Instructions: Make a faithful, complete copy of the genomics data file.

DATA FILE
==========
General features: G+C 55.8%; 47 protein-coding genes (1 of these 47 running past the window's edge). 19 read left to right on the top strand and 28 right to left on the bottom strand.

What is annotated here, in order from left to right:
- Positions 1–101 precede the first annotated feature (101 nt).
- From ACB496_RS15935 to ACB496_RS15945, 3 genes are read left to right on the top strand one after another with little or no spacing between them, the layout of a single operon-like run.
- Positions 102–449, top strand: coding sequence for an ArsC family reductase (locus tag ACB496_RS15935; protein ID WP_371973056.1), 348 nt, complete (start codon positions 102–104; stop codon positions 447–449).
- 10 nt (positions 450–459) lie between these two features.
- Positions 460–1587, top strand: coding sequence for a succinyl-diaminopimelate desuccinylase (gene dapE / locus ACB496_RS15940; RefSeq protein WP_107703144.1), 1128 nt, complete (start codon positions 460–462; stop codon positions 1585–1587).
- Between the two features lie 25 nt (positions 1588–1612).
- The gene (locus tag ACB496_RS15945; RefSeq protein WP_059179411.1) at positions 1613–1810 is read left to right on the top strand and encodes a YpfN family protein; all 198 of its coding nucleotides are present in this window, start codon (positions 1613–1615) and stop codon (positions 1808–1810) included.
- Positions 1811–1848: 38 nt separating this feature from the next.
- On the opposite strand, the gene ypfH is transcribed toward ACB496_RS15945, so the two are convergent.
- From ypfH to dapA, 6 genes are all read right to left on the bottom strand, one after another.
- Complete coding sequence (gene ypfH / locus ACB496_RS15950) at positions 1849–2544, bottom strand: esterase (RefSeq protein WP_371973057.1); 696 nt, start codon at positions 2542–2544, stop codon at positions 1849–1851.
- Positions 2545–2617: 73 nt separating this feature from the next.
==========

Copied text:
General features: G+C 55.8%; 47 protein-coding genes (1 of these 47 running past the window's edge). 19 read left to right on the top strand and 28 right to left on the bottom strand.

What is annotated here, in order from left to right:
- Positions 1–101 precede the first annotated feature (101 nt).
- From ACB496_RS15935 to ACB496_RS15945, 3 genes are read left to right on the top strand one after another with little or no spacing between them, the layout of a single operon-like run.
- Positions 102–449, top strand: coding sequence for an ArsC family reductase (locus tag ACB496_RS15935; protein ID WP_371973056.1), 348 nt, complete (start codon positions 102–104; stop codon positions 447–449).
- 10 nt (positions 450–459) lie between these two features.
- Positions 460–1587, top strand: coding sequence for a succinyl-diaminopimelate desuccinylase (gene dapE / locus ACB496_RS15940; RefSeq protein WP_107703144.1), 1128 nt, complete (start codon positions 460–462; stop codon positions 1585–1587).
- Between the two features lie 25 nt (positions 1588–1612).
- The gene (locus tag ACB496_RS15945; RefSeq protein WP_059179411.1) at positions 1613–1810 is read left to right on the top strand and encodes a YpfN family protein; all 198 of its coding nucleotides are present in this window, start codon (positions 1613–1615) and stop codon (positions 1808–1810) included.
- Positions 1811–1848: 38 nt separating this feature from the next.
- On the opposite strand, the gene ypfH is transcribed toward ACB496_RS15945, so the two are convergent.
- From ypfH to dapA, 6 genes are all read right to left on the bottom strand, one after another.
- Complete coding sequence (gene ypfH / locus ACB496_RS15950) at positions 1849–2544, bottom strand: esterase (RefSeq protein WP_371973057.1); 696 nt, start codon at positions 2542–2544, stop codon at positions 1849–1851.
- Positions 2545–2617: 73 nt separating this feature from the next.